China attacked the U.S. Congressional resolution on convicted Chinese dissident Liu Xiaobo, and urged U.S. policymakers to change arrogant and rude attitude. The country's foreign ministry maintained that Liu, who won this year's Nobel Peace Prize, was not arrested over his calls for democracy, but for the reason that he tried to destabilize the state.

The so-called resolution approved by the U.S. House of Representatives disregards facts and distorts truth, and is flagrant interference in China's internal affairs, Chinese Foreign Ministry spokeswoman Jiang Yu said on Thursday.

United States' House of Representatives on Wednesday approved the resolution to congratulate Liu on being awarded the Nobel Prize for peace. The resolution also called upon the Chinese Government to release the pro-democracy activist.

Liu Xiaobo has been serving an 11-year sentence in China on subversion charges and for his involvement in the Tiananmen Square pro-democracy protests. He is also accused of scripting a charter preaching the need of a political reform towards democracy in China. He would not be present at the Oslo event scheduled for Friday. His wife and supporters have been reportedly placed under house arrest by Chinese authorities.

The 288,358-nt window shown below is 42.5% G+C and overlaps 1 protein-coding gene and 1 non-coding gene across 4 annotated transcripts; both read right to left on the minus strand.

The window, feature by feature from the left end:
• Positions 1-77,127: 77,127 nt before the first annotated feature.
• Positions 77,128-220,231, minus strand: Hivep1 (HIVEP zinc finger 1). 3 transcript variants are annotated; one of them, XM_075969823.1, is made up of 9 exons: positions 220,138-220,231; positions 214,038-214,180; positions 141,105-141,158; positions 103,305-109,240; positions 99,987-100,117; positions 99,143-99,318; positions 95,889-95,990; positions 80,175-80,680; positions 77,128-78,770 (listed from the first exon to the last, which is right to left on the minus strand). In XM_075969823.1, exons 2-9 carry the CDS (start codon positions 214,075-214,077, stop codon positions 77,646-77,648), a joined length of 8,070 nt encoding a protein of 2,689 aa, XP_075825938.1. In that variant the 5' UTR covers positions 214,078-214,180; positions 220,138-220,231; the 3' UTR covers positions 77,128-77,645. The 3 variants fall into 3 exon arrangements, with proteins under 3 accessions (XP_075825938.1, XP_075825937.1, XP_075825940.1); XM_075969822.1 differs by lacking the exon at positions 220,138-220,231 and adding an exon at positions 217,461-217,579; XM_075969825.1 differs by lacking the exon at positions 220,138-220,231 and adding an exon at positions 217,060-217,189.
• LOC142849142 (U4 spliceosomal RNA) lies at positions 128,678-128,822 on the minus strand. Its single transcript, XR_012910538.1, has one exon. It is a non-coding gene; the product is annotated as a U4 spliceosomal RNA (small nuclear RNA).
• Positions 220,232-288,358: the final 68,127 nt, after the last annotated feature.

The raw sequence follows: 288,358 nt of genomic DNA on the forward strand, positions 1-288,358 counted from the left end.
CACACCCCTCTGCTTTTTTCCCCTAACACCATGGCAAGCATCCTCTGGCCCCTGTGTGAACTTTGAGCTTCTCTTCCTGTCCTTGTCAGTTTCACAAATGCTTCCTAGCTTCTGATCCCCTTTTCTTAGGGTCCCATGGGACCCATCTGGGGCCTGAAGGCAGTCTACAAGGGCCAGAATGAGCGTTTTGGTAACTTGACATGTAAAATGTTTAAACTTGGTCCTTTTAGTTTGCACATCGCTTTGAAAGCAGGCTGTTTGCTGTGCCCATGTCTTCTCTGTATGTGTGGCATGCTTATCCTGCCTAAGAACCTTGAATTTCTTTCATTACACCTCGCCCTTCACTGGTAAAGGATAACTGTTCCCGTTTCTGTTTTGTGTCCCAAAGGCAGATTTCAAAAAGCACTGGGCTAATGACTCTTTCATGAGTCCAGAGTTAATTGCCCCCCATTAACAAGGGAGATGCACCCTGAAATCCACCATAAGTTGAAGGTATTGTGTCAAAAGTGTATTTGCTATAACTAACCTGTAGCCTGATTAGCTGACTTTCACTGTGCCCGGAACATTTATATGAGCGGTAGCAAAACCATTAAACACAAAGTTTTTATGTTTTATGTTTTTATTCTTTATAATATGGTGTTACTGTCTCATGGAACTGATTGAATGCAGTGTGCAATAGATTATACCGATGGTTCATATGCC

We urge relevant U.S. lawmakers to stop their wrongdoing on this issue, change their arrogant and rude attitude and show due respect for the Chinese people and China's judicial sovereignty, Jiang told reporters.

Chinese government has been arguing that a vast majority of the international community does not support the Nobel Committee's decision on Liu.

Meanwhile, Serbia defended its decision to join the Chinese-led boycott of Friday's Nobel Peace Prize ceremony. Serbian Foreign Minister Vuk Jeremic maintained that Beijing was a proven friend. As many as 18 countries have joined China in the boycott. Russia has by far been the biggest supporter of Beijing. Ukraine and the Philippines will attend the event after earlier decision to skip it.

Media reports also suggest that the communist regime in Beijing blocked news websites of the BBC, CNN and Norwegian state broadcaster NRK the day before Chinese dissident Liu is to be awarded the peace prize.